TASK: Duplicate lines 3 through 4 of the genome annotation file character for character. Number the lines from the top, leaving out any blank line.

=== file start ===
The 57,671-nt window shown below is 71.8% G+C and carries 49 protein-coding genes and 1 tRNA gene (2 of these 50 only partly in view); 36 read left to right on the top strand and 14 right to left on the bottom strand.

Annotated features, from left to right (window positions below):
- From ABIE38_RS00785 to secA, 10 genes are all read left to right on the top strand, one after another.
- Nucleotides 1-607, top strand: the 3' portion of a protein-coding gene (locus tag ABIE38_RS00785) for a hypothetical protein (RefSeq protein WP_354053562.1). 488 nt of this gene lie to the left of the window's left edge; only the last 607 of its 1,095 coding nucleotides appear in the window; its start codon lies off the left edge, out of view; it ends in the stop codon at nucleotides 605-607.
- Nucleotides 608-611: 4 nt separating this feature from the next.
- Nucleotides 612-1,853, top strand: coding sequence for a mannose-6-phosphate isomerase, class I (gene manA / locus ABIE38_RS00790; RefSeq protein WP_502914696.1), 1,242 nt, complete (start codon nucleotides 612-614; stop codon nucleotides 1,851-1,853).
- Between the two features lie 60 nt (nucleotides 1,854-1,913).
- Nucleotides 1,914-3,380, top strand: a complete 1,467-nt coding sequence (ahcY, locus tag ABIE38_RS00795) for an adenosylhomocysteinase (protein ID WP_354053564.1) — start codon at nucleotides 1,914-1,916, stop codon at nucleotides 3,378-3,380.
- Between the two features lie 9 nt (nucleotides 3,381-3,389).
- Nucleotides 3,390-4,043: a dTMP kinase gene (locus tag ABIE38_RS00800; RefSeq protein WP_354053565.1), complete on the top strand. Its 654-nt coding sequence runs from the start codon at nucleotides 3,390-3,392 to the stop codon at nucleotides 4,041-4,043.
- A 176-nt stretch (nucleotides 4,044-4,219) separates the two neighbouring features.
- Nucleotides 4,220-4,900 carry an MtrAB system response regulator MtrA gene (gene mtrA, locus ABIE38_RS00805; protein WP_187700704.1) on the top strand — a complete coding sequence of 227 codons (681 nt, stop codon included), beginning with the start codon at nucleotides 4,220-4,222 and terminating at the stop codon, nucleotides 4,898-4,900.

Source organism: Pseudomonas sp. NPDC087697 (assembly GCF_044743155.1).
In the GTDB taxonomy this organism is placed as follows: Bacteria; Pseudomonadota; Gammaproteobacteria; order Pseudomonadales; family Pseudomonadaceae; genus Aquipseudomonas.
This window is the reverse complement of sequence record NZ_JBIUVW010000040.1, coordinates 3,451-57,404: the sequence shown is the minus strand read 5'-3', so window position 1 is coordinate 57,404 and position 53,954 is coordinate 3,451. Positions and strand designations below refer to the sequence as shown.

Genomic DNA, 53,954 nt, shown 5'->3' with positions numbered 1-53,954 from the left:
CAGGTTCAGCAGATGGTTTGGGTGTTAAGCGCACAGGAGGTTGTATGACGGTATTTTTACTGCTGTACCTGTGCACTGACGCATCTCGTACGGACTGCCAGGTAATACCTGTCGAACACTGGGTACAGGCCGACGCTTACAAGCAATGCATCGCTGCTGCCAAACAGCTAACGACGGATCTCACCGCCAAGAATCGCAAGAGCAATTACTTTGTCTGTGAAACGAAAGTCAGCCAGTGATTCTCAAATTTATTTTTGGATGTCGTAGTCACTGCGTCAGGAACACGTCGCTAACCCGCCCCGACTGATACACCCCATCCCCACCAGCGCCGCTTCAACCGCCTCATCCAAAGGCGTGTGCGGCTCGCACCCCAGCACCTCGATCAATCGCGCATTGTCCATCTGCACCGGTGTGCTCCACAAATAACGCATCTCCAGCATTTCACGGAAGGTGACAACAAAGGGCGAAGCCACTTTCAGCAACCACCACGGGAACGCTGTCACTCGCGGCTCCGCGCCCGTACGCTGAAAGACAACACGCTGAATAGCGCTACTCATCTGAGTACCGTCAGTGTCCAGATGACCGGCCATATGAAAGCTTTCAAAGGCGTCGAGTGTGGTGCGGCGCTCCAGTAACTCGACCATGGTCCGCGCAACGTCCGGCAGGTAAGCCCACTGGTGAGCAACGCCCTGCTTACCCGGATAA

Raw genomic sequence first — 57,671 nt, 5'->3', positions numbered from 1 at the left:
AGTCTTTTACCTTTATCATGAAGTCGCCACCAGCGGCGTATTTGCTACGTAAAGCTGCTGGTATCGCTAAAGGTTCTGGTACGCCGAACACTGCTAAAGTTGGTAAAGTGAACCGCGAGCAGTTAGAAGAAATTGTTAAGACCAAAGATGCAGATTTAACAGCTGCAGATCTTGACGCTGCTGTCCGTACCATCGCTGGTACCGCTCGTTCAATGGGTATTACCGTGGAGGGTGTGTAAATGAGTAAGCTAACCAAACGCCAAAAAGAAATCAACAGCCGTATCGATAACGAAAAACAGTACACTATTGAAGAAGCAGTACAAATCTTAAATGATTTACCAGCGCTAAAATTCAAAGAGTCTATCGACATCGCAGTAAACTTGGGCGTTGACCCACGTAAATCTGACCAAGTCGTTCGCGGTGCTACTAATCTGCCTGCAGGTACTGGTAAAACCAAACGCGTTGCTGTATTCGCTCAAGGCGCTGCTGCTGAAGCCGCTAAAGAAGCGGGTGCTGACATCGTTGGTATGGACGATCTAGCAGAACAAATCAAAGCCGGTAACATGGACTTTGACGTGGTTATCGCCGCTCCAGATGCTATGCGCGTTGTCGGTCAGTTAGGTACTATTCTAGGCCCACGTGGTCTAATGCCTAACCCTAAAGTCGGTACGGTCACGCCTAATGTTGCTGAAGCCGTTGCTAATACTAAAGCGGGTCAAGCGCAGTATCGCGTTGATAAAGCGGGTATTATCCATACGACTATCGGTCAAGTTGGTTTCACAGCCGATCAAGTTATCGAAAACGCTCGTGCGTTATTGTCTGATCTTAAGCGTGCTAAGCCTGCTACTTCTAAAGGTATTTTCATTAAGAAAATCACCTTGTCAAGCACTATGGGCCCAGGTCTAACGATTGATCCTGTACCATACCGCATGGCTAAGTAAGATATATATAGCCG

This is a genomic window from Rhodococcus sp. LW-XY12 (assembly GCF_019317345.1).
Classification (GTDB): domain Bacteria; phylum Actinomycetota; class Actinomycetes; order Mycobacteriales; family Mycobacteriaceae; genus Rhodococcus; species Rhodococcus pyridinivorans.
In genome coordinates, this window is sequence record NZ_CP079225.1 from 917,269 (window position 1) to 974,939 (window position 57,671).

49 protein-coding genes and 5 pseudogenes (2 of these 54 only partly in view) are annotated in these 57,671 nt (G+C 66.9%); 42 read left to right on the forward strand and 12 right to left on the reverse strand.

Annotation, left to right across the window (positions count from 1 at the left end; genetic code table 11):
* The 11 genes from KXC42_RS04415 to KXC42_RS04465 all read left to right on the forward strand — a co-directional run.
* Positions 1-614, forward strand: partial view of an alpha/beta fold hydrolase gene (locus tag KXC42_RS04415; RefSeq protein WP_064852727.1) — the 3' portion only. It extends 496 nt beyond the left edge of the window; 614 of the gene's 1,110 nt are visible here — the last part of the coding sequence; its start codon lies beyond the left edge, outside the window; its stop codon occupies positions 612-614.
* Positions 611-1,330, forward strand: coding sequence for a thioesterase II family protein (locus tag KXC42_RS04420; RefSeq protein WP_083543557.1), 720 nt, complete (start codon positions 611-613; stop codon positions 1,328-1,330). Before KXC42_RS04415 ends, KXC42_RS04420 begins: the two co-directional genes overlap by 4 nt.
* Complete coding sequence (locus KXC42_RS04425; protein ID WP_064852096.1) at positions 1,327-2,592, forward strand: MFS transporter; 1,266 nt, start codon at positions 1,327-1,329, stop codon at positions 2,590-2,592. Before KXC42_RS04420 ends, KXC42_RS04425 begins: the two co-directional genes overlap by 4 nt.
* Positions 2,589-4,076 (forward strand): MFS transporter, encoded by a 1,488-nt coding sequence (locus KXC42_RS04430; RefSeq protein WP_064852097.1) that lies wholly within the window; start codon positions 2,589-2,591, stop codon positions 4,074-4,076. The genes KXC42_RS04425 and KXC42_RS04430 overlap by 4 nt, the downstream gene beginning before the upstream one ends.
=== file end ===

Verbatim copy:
- From ABIE38_RS00785 to secA, 10 genes are all read left to right on the top strand, one after another.
- Nucleotides 1-607, top strand: the 3' portion of a protein-coding gene (locus tag ABIE38_RS00785) for a hypothetical protein (RefSeq protein WP_354053562.1). 488 nt of this gene lie to the left of the window's left edge; only the last 607 of its 1,095 coding nucleotides appear in the window; its start codon lies off the left edge, out of view; it ends in the stop codon at nucleotides 605-607.